The Cincinnati Zoo & Botanical Garden’s first baby of 2017 is a Guereza Colobus. The little snow-white baby was born two weeks ago to first time mom, Adanna, and dad, Tiberius. Keepers report the infant is strong, alert and nursing. Once the sex is determined, a name will be given.
The species is a type of monkey once thought to be abnormal because it has no thumb, only a stub where the digit would usually be.
“Tiberius was born here and lived most of his 21 years in a bachelor group that included his father and brothers. Caring for this all-male group was best for the North American Colobus population, but also meant taking a multi-year break from breeding,” said Ron Evans, Cincinnati Zoo’s curator of primates. “With the Cincinnati line out of the breeding population for all those years, Tiberius became one of the most eligible bachelors in the population after he outlived his siblings,”
Four-year-old Adanna arrived at Cincinnati Zoo in 2015, along with another young female, on a breeding recommendation from the Species Survival Plan (SSP), a body that manages populations in Zoos accredited by the Association of Zoos and Aquariums (AZA).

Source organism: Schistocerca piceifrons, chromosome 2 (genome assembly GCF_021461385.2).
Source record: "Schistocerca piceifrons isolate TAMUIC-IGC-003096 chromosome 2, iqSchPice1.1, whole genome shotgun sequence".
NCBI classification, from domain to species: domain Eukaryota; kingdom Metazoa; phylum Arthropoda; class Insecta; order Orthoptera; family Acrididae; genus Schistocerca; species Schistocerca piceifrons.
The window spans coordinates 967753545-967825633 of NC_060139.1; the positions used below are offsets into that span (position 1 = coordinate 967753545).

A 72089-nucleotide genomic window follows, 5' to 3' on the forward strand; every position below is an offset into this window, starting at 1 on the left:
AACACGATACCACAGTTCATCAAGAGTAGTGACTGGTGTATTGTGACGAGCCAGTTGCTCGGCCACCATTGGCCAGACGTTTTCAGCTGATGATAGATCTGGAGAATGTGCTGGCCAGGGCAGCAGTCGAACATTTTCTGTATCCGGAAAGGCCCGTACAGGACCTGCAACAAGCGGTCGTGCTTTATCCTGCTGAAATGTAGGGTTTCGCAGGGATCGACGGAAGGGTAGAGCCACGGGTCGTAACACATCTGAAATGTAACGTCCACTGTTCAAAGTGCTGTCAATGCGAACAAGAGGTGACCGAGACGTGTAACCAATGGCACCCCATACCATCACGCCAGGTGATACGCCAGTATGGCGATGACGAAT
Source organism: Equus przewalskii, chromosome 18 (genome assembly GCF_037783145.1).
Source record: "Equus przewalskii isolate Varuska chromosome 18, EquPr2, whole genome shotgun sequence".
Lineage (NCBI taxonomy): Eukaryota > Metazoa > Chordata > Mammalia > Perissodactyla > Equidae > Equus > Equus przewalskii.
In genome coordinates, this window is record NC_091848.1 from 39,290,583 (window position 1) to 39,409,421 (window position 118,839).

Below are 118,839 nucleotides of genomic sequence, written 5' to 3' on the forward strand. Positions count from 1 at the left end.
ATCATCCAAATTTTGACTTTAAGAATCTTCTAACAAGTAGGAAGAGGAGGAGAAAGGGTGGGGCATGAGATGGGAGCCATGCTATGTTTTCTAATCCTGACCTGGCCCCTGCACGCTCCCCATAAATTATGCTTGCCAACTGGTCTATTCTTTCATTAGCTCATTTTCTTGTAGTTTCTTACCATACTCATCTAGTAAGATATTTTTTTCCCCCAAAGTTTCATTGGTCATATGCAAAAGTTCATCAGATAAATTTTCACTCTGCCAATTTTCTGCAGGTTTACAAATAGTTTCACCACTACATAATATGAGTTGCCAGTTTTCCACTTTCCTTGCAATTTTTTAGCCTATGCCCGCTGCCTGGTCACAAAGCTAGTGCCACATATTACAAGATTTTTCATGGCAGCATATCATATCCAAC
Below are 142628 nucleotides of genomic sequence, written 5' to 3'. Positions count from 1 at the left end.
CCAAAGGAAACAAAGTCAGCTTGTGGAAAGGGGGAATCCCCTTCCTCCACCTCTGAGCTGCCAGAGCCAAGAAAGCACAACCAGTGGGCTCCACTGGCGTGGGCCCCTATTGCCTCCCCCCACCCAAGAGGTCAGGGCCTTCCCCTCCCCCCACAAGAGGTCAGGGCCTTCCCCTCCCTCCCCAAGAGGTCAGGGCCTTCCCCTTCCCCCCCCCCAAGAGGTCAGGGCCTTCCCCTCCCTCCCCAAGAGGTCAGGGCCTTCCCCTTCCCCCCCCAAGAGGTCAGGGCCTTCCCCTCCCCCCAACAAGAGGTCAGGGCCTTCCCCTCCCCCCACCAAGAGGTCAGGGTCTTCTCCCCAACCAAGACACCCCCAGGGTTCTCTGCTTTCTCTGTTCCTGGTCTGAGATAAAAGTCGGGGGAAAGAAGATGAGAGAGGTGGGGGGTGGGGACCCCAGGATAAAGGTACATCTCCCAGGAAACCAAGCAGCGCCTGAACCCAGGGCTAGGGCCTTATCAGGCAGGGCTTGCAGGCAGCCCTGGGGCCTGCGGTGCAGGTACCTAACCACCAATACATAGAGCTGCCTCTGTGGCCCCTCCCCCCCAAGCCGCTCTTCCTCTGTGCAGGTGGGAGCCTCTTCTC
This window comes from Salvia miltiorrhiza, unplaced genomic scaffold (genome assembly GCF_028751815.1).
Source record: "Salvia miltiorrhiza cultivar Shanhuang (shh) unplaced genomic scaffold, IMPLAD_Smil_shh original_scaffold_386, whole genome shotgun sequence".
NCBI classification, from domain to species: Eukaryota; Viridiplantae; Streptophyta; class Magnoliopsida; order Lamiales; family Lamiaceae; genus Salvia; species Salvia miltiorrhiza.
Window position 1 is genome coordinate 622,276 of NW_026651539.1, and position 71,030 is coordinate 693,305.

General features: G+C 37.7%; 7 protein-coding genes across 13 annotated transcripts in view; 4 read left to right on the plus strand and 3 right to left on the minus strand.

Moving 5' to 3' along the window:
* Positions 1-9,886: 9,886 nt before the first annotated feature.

“Their [the two females] playful nature rubbed off and we saw lots of lighthearted play behavior between the three of them,” said Evans. “Tiberius is in his senior years, so it’s significant that his genes are now represented in the North American Zoo population.”
Guereza Colobus (Colobus guereza), also known as Mantled Guereza, are born snowy white with pink faces and blue eyes, which makes it easy for the mothers and families to see them in their native dense African rainforest canopies. However, they quickly turn to the full adult coloration by around six months.
All Colobus females look after each other’s kids as they play around in the thick treetops. They spend the majority of their time in trees.
Colobus monkeys are entirely vegetarian and equipped with a three-chambered stomach to help digest large amounts of leaves.
Although the species is currently listed as “Least Concern” by the IUCN, their biggest threat is habitat loss. When forests are cut down to make room for agriculture, settlements, and roads, the Colobus monkey loses its home. The Guereza Colobus is also threatened by hunting for bush meat and for its skin.
Mom and baby will be bonding behind the scenes during the cold months but will be viewable in their outdoor space later this year.